Readers can also compare how the landscape changes between dusk and dawn. Look carefully at the first spread and the last spread. The scene is the same, but there are many differences. When the moon rises in the first spread, the daytime #butterflies rest underneath leaves, the morning glories close their blooms, and a spider starts to weave its web. When the sun comes up in the final spread, the butterflies fill the sky, the flowers open up, and the spider has finished his web.

What is the most surprising thing you discovered while writing this book?

I always love the research part of any non-fiction project. I learned some interesting facts about lots of different nocturnal animals. I discovered that when it rains, moths hide under leaves or blades of grass, so they do not get wet. I also learned some wonderful facts that did not make it into the text. For example, I found out that every night a porcupine mother sings a lullaby to her babies so they will fall asleep. I ended up not putting a porcupine into this book, so I am going to save that fact for another book! 

Moon surface. Photo courtesy NASA

Please share your thoughts regarding how families and young readers can share this book to highlight the benefits of interacting with nature from a young age.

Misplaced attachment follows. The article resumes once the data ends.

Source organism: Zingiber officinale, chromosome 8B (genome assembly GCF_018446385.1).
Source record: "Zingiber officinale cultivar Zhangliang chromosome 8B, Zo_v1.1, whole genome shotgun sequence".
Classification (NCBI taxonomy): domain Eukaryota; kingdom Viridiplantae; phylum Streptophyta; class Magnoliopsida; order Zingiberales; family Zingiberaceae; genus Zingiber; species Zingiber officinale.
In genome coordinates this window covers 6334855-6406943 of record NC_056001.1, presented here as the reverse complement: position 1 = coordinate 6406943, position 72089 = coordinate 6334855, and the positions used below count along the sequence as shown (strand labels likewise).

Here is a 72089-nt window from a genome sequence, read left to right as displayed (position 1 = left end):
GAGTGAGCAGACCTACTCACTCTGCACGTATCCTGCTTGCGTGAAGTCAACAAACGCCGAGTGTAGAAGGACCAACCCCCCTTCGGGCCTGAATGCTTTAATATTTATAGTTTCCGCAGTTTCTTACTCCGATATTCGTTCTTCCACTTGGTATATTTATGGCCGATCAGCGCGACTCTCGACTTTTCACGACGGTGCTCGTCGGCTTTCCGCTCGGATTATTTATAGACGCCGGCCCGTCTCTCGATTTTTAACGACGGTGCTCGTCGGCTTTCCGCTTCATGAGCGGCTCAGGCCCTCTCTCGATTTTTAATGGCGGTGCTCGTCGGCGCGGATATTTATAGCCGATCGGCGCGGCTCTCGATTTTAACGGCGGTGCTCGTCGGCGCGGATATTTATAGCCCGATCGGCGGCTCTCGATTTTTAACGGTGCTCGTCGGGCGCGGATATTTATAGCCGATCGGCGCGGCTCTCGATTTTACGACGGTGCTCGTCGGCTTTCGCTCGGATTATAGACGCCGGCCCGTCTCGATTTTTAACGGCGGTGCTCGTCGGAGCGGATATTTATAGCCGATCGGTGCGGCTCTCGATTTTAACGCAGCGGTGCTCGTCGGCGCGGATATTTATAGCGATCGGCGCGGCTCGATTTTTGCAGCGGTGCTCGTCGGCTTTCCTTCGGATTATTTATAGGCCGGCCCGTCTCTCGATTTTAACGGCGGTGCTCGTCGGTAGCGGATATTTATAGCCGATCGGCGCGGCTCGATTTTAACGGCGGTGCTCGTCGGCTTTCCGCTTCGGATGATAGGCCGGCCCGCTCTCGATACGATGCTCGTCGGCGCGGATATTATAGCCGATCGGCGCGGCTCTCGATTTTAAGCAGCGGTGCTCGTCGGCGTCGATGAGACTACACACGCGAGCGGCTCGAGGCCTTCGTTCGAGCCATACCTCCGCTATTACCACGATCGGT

It is so important to be aware of the natural world around us. Appreciating nature helps children build a respect for our environment. I hope Hello, Moon allows young readers to see and understand the similarities between their daily life and the nightly routine of the animals in this book.

Any other information you wish to share with the readers.

I have always been a traditional watercolor painter and most of my picture books were created with watercolor and colored pencil. I love how controlled and uncontrolled watercolor can be. A few years ago, I started experimenting with combining digital and traditional mediums and the art for Hello, Moon was created this way. I painted all the elements in the illustrations using traditional watercolors and scanned them into the computer. The art is then combined digitally into the final paintings. This technique allows me to have the best of both worlds. I do lots of watercolor washes and paint trees, leaves and animals traditionally and then I can fine tune the color, make changes and play with other textures in Photoshop. One of the biggest advantages to this technique is the flexibility it gives me. If I make a mistake, I do not have to redo the art! It has been really fun to play with a new way of working.

Website and social media accounts you would like to share.


Facebook: Julie Downing

Instagram: @juliedowning

What are you favorite memories about moonlight or full moon? Have you read this book? Please share your thoughts in response to this blog post. Have a wonderful moon time!